Computability Theory

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[A.M. Turing]
Alan Turing, Sark, 1931
Classical computability theory originated with the seminal work of Gödel, Church, Turing, Kleene and Post in the 1930's, and includes a wide spectrum of topics, such as the theory of reducibilities and their degree structures, computably enumerable sets and their automorphisms, subrecursive hierarchy classifications, computable structures, and complexity theory relating to the preceding.

Basic to recent developments in the subject is the theory of relative computability. This classifies real numbers according to the Turing reducibility relation a < b meaning 'a is computable from knowledge of b', and is captured mathematically via the Turing degree structure. (The structure of the enumeration degrees is the analogous structure derived from nondeterministic Turing reducibility.) Thus if a < b then a is closer to being 'outright computable' than b. Let 0 be the degree of all 'outright computable' reals. Then there is a natural 'jump operation' a' on the degrees which gives rise to a linear scale 0 , 0' , 0'' , .... against which other degrees may be measured. The ordering of the Turing degrees (and also of the enumeration degrees) is a very complex structure, requiring highly sophisticated and technically difficult methods for its analysis. Following the early work of Kleene and Post, its study has formed one of the central areas of research in computability theory over the last fifty years, yet it is only recently that some of the deeper patterns and interrelationships have emerged. For instance, it was only in the period 1989 to 1998 that Kleene and Post's long standing question concerning the Turing definability of the jump was fully solved. Most recently, interest has focused on automorphisms. The nonrigidity of the Turing universe, and its rigidity above 0'' (the latter arising from work of Slaman and Woodin), promise to have far reaching mathematical, scientific and philosophical consequences.

There are still very many open questions, both of a technical nature, concerning extensions of what is known about the Turing degrees and their context in the enumeration degrees, and similar questions for other natural reducibility degree structures, and less well-defined questions concerning the scope of relevance of such work.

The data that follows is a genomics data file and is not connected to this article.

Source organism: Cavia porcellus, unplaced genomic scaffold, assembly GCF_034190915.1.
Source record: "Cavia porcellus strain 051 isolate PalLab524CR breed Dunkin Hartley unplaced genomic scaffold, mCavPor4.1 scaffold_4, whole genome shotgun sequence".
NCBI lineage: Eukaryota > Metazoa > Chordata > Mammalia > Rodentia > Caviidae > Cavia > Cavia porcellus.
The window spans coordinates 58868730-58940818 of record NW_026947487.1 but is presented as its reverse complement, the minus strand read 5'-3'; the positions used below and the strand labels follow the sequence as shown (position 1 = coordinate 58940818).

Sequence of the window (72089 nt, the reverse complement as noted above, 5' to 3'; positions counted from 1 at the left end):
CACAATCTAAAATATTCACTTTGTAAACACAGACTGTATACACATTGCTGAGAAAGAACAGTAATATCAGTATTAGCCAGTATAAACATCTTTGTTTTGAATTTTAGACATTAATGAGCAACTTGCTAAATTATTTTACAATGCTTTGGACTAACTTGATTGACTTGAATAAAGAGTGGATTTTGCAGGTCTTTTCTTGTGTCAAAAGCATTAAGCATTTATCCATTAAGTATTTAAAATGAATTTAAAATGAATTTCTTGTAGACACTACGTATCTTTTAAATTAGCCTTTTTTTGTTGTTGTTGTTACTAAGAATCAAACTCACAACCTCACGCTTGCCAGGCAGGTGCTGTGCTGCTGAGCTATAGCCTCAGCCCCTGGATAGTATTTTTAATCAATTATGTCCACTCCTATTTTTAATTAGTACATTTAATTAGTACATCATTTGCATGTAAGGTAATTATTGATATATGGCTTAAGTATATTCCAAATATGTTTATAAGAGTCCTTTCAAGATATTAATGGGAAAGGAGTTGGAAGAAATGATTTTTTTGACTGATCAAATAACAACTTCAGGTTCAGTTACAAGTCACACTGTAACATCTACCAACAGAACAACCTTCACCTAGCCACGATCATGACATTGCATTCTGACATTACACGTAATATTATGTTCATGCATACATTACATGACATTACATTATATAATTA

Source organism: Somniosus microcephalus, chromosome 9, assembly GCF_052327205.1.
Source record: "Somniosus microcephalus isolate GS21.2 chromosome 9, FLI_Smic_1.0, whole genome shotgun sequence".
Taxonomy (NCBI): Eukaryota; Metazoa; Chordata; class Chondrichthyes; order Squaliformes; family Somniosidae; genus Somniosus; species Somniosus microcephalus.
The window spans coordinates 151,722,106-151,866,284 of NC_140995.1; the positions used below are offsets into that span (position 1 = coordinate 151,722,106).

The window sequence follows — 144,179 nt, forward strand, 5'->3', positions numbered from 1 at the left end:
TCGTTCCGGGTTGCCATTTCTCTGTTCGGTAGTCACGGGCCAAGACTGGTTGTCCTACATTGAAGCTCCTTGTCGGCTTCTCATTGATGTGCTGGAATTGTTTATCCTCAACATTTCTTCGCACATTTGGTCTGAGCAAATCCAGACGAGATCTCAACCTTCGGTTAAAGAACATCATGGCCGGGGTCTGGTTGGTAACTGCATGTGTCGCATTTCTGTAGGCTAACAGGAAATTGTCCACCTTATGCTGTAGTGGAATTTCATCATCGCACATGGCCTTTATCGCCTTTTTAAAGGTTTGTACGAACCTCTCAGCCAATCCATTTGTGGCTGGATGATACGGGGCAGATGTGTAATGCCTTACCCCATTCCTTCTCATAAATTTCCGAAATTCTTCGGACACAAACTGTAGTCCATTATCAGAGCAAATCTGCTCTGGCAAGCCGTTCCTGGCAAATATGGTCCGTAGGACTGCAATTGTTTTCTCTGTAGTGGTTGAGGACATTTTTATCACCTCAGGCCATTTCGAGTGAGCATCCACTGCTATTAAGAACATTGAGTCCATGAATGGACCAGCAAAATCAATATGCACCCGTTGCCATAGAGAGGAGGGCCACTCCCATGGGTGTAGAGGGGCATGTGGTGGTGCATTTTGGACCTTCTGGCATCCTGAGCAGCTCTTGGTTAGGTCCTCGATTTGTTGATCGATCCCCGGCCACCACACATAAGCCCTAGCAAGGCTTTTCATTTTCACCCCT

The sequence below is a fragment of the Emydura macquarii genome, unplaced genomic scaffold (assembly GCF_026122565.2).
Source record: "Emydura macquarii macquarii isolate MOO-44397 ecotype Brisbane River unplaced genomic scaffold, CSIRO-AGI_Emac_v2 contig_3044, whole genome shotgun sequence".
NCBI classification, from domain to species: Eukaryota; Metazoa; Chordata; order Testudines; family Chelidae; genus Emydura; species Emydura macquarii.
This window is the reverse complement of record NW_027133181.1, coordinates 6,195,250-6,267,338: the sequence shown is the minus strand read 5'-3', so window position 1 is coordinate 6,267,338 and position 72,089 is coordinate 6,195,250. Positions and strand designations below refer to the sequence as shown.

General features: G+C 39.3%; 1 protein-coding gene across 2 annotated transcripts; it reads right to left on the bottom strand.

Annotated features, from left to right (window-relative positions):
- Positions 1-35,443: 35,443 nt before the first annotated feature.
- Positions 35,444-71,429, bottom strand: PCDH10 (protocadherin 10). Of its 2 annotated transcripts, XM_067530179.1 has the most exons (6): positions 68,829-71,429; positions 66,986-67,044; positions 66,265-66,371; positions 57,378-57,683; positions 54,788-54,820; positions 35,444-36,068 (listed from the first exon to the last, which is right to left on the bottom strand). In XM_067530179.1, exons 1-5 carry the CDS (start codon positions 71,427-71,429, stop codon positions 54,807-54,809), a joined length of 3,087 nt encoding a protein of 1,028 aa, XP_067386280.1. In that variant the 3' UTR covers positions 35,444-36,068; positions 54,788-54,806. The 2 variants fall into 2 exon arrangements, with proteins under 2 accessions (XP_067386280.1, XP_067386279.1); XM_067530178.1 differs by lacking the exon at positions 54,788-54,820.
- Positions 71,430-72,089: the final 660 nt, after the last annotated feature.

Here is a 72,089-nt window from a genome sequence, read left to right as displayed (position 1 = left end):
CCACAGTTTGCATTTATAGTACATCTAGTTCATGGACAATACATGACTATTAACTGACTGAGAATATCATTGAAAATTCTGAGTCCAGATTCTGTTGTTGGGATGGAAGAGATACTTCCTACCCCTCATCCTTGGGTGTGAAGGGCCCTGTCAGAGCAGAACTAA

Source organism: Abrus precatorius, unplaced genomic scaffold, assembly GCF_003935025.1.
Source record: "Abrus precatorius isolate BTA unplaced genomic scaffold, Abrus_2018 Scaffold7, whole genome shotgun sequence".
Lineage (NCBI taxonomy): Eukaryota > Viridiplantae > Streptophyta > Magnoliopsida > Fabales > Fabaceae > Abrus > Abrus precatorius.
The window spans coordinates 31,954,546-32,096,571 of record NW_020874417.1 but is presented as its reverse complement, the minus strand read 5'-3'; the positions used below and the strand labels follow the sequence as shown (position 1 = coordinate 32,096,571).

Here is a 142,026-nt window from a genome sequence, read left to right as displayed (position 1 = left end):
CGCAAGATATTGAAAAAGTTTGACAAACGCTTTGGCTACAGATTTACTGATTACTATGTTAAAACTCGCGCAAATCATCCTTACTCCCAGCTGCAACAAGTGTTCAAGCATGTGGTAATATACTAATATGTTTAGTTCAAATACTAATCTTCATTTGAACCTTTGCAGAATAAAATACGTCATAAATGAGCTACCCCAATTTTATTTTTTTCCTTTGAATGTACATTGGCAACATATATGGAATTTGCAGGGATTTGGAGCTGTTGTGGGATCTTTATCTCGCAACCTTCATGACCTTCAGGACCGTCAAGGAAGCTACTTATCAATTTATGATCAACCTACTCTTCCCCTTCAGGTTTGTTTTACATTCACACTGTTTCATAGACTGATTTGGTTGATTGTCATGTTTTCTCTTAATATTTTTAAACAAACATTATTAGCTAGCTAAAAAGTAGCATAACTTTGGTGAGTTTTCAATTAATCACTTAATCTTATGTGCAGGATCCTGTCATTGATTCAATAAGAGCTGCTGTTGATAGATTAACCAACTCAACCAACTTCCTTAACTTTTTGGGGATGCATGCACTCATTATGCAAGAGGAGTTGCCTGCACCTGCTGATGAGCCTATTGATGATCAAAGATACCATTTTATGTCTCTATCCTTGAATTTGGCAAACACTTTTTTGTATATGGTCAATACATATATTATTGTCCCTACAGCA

A particularly exciting recent development is the renewal of the roots of classical computability in Turing's interest in everyday questions concerning the extent and nature of practical computability. This renewal has many facets, and involves new links between computability theorists, computer scientists, philosophers and theoretical physicists - see for instance the newly formed Computability in Europe network, coordinated from Leeds. CiE held its first international conference - Computability in Europe 2005: New Computational Paradigms in Amsterdam in June, 2005, its second Computability in Europe 2006: Logical Approaches to Computational Barriers in Swansea, and in 2007 Computability in Europe 2007: Computability and Logic in the Real World will be in Siena. At a local level, logicians and computer scientists come together via SIGLaC - the Special Interest Group in Logic and Computation.

Basic information on people working in classical computability can be got from the Computability Theory Home Page. There is also a Computability and Complexity in Analysis network, and one for Foundations of Mathematics, some of whose discussions relate to computability theory. A recent initiative is the Mathematical Logic Forum, a bulletin board for the online discussion of Open Problems in Mathematical Logic. Of historical interest is the Recursive Function Theory Newsletter home page.

Enquiries from prospective research students are always welcome.
See the general information on research possibilities in Pure Mathematics at Leeds University, including details relating to Mathematical Logic.


[Conference Poster] [Oberwolfach 2001 photo] Logic Colloquium '97 (the 1997 European Meeting of the Association of Symbolic Logic) was held in Leeds, and a substantial part of the programme was devoted to computability theory and related topics.

Members of the Leeds logic group have extensive international links with other researchers, often supported by funding from national and EU sources. For instance, Leeds recently coordinated an INTAS-RFBR Research Project Computability and Models involving researchers from four West European centres (Leeds, Heidelberg, Siena and Turin) and four centres in Russia and Kazakhstan (Ivanovo, Kazan, Novosibirsk and Almaty). Members of the project participated in a workshop in Heidelberg, a number of them going on to the January 2001 Oberwolfach Computability Theory meeting (see above for a photo of the participants - and click on it for a large version).

[Beijing 2004 photo]Current research links include a Chinese NSF Grand International Joint Project New Directions in Theory and Applications of Models of Computation, involving researchers from Leeds, China, New Zealand, Singapore, USA, Russia and Italy.

The first project workshop was held in Beijing, 17-20 May, 2004 (see photo of some of the participants on the left), and the second in May 2005 - see Computation and Logic 2005, Kunming, 17-20 May, 2005

In 2006, the third meeting Theory and Applications of Models of Computation 2006 became a full interdisciplinary international conference, part of a new China-based series of TAMC conferences - see conference photo below. The fourth meeting, TAMC 2007, will be in Shanghai.

[TAMC06 photo]

Other research interests include complexity theory, graph theory and combinatorics, and applications of logic and computability theory in science and the humanities.
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